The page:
- - Wednesday, September 21, 2016

ANALYSIS/OPINION:

SCORCHED EARTH: RESTORING THE COUNTRY AFTER OBAMA

By Michael Savage

Center Street/Hachette Book Group, $27, 288 pages

“Scorched Earth: Restoring the Country After Obama” by Michael Savage is just what you’d expect from the stalwart radio talk show host — a no-holds-barred, tell-it-like-it-is recounting of leftist-controlled life under the Obama administration and warning of the potential dire decline of America if such administration policies continue under a Clinton presidency.

With his signature, accessible, conversational style, Mr. Savage eviscerates the left’s words and deeds that have enslaved and impoverished this nation over the past seven and one-half years.

Mr. Savage gives strong, reasoned support for Donald Trump and reminds the voting public that among so many negatives that surround Hillary Clinton, “it was Clinton’s Arab Spring that let religious rivalries flourish, starting a regional meltdown and the world’s refugee crisis.”

Mr. Savage, of course, doesn’t pull any punches with his observations. He warns that we are “fighting for our life and freedom. Where there’s one-man rule, there’s a chance for great corruption. Witness what Chairman O did with the Iran deal. The American people opposed it by a large majority. Only 20 percent supported giving Iran a path to nuclear weapons. Think about that. Where’s our representation? Congress opposed it, yet he used quasi-legal maneuvering to support Iran. If that’s not one-man rule, I’d like to know what is.”

After 35 years of experience in the environmental field, I can attest that with nuclear weapons in the hands of our avowed enemy, the nuking of an American city would cause a heck of a lot of ecological destruction — certainly the epitome of scorched earth.

Mr. Savage, like many of us older Americans, is “from a different time, a different generation. from an America that had problems, an America that knew its history, and an America that understood its present.” If enough of the younger generation don’t look up from their smart phones long enough to see the ensnaring socialist revolution that is presently overtaking them, or if they don’t begin to “question authority” in their leftist echo-chambered academic institutions, America “home of the free and the brave” is doomed.

There are signs of hope, however. Mr. Savage believes the “tide in this country is turning to conservatism, patriotism, and national security,” and proffers practical solutions to some of our biggest challenges, like the fight against ISIS via cyberwarfare. He notes that we still have “a sufficient number of patriots who want to serve, who want to become soldiers, who want to become SEALs. But we absolutely need mandatory cyberwarfare service, because we are losing that war. Like the war on the ground, that is something we cannot afford to do.”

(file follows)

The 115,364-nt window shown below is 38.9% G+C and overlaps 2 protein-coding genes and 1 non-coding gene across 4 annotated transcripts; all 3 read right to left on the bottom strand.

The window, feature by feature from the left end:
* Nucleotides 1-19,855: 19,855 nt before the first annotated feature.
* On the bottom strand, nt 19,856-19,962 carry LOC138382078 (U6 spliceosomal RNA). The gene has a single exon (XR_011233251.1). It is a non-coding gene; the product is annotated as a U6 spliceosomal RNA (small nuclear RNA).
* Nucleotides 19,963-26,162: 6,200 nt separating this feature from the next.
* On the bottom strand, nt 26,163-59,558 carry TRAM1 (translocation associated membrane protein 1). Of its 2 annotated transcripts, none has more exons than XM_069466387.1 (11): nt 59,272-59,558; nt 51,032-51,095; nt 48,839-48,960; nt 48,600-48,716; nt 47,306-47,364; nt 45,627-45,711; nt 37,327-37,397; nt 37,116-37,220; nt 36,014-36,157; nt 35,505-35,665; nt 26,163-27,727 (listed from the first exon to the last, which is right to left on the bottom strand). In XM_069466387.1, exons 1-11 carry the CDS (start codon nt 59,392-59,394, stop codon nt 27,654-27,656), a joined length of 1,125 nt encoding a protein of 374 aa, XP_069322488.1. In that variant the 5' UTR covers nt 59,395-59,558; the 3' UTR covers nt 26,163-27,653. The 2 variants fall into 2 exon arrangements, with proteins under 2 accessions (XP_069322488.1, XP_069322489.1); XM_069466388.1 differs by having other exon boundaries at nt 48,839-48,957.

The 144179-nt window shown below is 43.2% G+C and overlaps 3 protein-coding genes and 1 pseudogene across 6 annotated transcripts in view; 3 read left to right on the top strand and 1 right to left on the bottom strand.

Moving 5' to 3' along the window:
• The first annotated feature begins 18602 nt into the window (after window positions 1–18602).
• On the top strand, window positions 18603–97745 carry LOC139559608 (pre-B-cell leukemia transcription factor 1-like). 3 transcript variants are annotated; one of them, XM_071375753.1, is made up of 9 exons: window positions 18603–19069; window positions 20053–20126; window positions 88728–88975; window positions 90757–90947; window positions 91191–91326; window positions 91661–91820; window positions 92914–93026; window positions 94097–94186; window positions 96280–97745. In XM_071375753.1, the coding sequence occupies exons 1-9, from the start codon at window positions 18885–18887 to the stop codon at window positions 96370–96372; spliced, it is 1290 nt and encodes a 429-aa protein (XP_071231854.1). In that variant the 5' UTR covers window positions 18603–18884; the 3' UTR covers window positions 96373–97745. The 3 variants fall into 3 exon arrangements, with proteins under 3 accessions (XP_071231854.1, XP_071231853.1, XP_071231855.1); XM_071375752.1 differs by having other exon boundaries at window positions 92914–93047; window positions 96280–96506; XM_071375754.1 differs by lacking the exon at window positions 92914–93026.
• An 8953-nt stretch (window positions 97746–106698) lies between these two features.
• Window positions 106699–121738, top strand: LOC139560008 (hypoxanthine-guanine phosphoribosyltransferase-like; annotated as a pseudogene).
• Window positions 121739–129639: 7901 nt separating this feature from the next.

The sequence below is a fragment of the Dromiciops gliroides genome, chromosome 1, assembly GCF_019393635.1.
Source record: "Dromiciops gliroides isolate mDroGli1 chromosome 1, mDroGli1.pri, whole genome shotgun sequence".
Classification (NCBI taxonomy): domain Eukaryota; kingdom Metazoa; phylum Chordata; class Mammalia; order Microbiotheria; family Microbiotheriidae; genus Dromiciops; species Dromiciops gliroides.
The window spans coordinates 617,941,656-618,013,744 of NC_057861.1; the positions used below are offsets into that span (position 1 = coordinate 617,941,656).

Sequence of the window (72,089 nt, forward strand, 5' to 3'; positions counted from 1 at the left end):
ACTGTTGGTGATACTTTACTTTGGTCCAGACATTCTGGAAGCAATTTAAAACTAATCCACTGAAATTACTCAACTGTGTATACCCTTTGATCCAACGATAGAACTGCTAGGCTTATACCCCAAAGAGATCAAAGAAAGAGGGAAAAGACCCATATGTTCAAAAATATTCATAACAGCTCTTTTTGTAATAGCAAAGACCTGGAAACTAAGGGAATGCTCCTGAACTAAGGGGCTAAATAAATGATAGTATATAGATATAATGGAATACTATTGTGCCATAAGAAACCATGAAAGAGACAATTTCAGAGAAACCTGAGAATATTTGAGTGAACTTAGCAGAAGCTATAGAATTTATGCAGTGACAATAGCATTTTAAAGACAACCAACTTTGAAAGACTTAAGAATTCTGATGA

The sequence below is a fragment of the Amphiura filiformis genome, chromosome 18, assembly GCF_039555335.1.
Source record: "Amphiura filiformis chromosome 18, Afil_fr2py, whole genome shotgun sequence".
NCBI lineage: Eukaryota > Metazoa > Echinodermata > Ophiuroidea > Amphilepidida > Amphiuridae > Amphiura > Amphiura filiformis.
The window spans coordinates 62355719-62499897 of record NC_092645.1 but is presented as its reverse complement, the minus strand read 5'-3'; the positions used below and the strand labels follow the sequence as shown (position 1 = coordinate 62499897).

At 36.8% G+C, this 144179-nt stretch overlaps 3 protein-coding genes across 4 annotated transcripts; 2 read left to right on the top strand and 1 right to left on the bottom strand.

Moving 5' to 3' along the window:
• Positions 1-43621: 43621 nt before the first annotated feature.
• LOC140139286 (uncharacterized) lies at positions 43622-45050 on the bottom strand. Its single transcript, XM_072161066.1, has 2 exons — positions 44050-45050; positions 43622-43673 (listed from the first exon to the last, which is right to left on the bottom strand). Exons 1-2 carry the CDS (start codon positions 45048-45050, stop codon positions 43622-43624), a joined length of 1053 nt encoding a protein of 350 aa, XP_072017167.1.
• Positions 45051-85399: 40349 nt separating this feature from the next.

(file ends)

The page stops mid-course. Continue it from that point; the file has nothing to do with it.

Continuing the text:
In an example of the positive themes throughout this book — a book that assesses the present deplorable but redeemable state of America vis-a-vis the Obama administration — Savage recounts the history of Hanukkah that “after the ancient Syrians ransacked the holy temple, they were thrown out by the Maccabees, who were the warrior princes of their time. The Jews came back. They kicked out the ransackers. And as they were fixing up the old temple that had been ransacked, they found a small jug of holy oil for the menorah, or lamp, at the bottom of the rubble and lit it. The holy oil was supposed to burn for only one night, but miraculously, the story goes, it burned for eight nights, which is why Jews light candles for eight nights in a row.”

As bad as things are right now in the United States and across the globe, Mr. Savage encourages his readers with the fact that “[t]his year, 2016, the presidential election year, the first night of Hanukkah falls on December 24, Christmas Eve. If ever there were divine synchronicity, this is it. So what does this mean to you, running as you do so busily every day, trying to provide for yourself and your family? What this signifies for us as human beings is that no matter how distraught we may feel, no matter how wrecked we may believe our society is, there is always a small amount of holy oil left within all of us that can be reignited and carry us through the darkest hours.”

And to that I say, “Amen.”

Anthony J. Sadar is a certified consulting meteorologist and author of “In Global Warming We Trust: Too Big to Fail” (Stairway Press, 2016).

LOAD COMMENTS ()

 

Click to Read More

Click to Hide